Brewery equipment is making its way into TRU Colors’ new headquarters on Greenfield Street, after a delay in the operational timeline due to the COVID-19 pandemic.
Soon TRU Colors, a for-profit company that hires Wilmington gang members to develop their leadership skills and promote their personal and professional growth, will start training employees to help run its brewery operation.
“We’re in the phase right now where a lot of the equipment is starting to show up … It’s starting to really look like a brewery,” said Brian Faivre, vice president of brewery operations.
Faivre, who was recently hired, will supervise 15 to 20 gang members.
This summer, the company is slated to start canning beer, said George Taylor, chairman and CEO of TRU Colors.
Taylor, a local entrepreneur who’s taken an interest in stopping local gang violence, works with a small group of private investors through TRU Colors to employ about 65 people and to outfit the new facility with the brewery, a recording studio, office space, a daycare and a gym.
About 50 of TRU Colors employees are local gang members or involved in the gang community, Taylor said.
Much work is left on finalizing construction on various parts of the TRU Colors building.
The company this year moved from under the roof of Untappd – a beer technology business started by the Taylor family – and into its own 53,000-square-foot headquarters building at 715 Greenfield St., formerly the old Century Mills site, which was purchased by TRU Colors for $950,000 in 2019.
Work is also taking place on laying out the recipe for its first brew.
“We’re really close to finalizing a recipe,” Faivre said. “Press, director of brewery operations, has done a lot of the small-scale test brews and it has gone through a few iterations. The direction we are heading toward right now is your classic American light lager.”
All canning and kegging will also take place at the facility, Faivre said.
TRU Colors has a goal to “build a national brand within two years,” Taylor said.
Taylor took an interest in the local gang issue following the driveby, gang-related shooting death of 16-year-old Shane Simpson in 2015. It was the catalyst of Taylor’s efforts to learn more about the local gang community and to help solve the greater issues behind gang violence through a private business. TRU Colors started in 2018.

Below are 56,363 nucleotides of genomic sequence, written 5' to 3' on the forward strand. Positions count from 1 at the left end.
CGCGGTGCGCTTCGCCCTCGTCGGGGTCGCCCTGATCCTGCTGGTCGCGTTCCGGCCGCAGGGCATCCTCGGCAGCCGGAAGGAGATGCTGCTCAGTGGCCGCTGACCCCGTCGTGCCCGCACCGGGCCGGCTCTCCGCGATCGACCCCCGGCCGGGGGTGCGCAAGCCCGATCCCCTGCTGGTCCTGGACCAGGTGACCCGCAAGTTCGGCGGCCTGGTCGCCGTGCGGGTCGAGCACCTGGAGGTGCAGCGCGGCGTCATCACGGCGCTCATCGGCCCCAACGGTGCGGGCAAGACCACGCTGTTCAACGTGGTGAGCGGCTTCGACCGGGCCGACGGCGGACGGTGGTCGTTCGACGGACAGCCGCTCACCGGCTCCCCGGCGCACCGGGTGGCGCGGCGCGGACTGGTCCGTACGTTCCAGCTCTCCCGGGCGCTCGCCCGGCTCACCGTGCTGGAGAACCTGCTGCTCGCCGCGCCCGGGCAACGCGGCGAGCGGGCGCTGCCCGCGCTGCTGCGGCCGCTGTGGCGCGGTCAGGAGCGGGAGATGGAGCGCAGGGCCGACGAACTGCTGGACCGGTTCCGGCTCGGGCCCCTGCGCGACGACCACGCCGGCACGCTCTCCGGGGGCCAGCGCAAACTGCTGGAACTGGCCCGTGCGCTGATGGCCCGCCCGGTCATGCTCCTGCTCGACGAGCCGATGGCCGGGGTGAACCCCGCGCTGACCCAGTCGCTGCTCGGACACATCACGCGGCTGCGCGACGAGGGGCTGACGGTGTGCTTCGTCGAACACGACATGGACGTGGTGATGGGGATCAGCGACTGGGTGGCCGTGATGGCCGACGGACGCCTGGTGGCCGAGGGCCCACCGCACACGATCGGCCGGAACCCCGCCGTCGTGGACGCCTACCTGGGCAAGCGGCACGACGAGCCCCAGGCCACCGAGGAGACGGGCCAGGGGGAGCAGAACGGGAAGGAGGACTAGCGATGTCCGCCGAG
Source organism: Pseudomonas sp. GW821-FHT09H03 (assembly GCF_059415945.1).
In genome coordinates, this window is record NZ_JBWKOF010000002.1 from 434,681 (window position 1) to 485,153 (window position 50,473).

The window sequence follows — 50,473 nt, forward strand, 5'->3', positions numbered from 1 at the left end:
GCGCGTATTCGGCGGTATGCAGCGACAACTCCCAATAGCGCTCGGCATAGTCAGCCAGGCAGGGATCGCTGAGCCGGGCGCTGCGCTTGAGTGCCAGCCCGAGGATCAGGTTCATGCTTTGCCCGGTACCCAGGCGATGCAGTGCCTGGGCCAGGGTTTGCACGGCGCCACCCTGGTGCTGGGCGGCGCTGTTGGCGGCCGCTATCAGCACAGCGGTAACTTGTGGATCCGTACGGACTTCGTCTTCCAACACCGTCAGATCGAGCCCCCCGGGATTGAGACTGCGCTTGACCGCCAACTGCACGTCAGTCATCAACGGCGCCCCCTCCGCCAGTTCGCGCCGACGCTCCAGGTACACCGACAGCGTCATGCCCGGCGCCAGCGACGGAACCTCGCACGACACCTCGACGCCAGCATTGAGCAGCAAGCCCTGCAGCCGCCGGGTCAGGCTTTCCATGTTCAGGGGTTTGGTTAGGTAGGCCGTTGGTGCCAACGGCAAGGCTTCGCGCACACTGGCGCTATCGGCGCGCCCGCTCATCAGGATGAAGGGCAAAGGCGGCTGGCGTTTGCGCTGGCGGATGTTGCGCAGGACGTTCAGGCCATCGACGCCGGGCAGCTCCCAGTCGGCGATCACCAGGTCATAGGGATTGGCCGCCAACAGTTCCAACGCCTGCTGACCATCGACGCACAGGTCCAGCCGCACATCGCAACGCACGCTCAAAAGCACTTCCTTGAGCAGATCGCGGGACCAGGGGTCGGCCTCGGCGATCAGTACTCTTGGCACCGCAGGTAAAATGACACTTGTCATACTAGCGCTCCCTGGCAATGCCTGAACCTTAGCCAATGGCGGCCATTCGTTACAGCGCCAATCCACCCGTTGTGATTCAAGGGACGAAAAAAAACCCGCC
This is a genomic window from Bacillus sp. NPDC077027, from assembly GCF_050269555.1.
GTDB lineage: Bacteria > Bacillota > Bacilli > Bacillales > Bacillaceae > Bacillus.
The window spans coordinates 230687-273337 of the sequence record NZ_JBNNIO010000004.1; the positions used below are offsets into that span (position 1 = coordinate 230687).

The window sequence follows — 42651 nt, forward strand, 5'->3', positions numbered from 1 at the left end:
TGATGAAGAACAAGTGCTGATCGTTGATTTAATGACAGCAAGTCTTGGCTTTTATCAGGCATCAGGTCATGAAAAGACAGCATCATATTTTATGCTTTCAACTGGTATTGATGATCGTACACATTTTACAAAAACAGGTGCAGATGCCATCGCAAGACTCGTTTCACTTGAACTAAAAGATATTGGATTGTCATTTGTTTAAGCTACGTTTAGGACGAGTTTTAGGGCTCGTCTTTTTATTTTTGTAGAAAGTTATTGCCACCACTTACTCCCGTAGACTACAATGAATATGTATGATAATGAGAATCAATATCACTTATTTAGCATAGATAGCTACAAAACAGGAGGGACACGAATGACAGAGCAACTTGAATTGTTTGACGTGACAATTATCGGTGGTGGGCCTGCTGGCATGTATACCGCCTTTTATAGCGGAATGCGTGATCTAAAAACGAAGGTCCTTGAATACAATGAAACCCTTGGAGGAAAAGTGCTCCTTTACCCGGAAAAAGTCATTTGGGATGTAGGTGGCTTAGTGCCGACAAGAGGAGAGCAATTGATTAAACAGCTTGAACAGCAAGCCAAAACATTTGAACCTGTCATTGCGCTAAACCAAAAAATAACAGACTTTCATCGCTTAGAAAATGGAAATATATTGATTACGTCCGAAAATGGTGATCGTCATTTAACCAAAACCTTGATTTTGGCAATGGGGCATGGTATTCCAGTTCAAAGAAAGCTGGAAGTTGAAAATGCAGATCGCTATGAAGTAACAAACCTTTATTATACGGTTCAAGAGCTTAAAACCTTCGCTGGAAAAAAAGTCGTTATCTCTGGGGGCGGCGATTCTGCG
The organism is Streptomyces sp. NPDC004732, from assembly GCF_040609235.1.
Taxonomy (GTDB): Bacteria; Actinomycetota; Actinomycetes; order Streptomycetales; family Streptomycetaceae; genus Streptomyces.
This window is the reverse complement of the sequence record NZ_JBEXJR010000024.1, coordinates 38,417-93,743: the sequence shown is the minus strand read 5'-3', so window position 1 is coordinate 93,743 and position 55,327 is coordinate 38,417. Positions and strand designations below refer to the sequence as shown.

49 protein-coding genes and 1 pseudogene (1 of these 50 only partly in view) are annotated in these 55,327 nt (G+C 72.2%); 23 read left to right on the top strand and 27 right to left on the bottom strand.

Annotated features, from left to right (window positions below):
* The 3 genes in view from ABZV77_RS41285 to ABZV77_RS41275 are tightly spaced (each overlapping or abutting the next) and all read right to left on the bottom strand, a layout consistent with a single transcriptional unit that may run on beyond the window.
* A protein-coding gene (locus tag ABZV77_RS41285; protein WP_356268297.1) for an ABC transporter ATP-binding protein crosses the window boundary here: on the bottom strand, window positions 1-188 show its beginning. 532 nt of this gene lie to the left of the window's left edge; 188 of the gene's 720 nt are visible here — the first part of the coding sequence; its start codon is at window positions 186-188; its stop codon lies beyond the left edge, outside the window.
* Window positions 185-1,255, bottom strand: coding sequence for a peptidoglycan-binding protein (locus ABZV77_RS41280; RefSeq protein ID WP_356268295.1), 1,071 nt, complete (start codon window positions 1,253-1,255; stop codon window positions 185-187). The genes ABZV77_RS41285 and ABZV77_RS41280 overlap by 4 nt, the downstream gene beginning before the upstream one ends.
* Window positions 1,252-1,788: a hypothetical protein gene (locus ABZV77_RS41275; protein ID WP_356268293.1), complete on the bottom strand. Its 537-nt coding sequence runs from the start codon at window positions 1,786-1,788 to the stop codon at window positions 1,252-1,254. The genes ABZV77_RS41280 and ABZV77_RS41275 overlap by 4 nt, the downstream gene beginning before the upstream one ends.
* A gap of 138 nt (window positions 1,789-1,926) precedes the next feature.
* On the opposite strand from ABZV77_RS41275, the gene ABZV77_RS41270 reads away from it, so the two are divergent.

“Our key goal as an organization is to stop street violence and unite communities. At the highest level, everything we do should be able to get tied back to those two goals. And in particular the first one: Our goal is to save lives,” Taylor said.
There are a variety of ways TRU Colors works on this mission, including with the curriculum team, which works through its Disrupt-U program on several different levels of personal and professional development for gang members.
The Disrupt-U program includes a 60-day boot camp, and gang members are paid $30,000 a year plus full health benefits, Taylor said.
When they finish the program, they become interns and their salaries rise to $35,000 a year.
Graduates of the boot camp will join one of the teams at TRU Colors, such as the brewery, marketing or sales teams, and have 90 days to earn their way into the business.
The pay scale, he said, moves up from there. And upon becoming a TRU Colors employee, there are also stock options available.
“The money matters. In the beginning, for a lot of guys, that’s the thing that brings them here is the money. What we see over time is the mission,” Taylor said. “Their own personal and professional growth is what keeps them here and keeps them moving.”
In addition, the company promotes its mission further through online media and music and video production.
The 34,000-square-foot brewery section of TRU Colors’ headquarters, once complete, will include 19 fermentation tanks and a six-vessel, 55-barrel brewhouse. Running on two shifts, TRU Colors’ brewery, which would be one of the largest in town, is expected to produce about 1.3 million case-equivalents a year, he said.
“We will have enough equipment to easily do 50,000 barrels of beer production a year. That’s a lot of beer,” Faivre said, adding that the brewery could build out in the future, by adding more tanks to its space, with the ability to go up to 120,000 barrels.
“If this really takes off like we expect it to, that just brings more jobs to the community, which is a great thing,” Faivre said. “The mission of TRU Colors is really what drove me to be a part of this.”
The company plans to announce a major strategic partner in the distribution arena later this month.
Among other goals, TRU Colors also plans to reach about 110 to 120 employees by 2022 to meet its hiring needs, Taylor said.
The interactions that people have with TRU Colors and its employees almost always change perceptions, he said.
“Everyone walks away scratching their heads. And that’s really – on a national level at scale – that’s all we can ask, is that it causes someone to reconsider,” Taylor said. “What we hope that people see is that these problems are economically driven and they need an economical solution, which means entrepreneurship is probably best suited to solve these major social problems much better than the government.”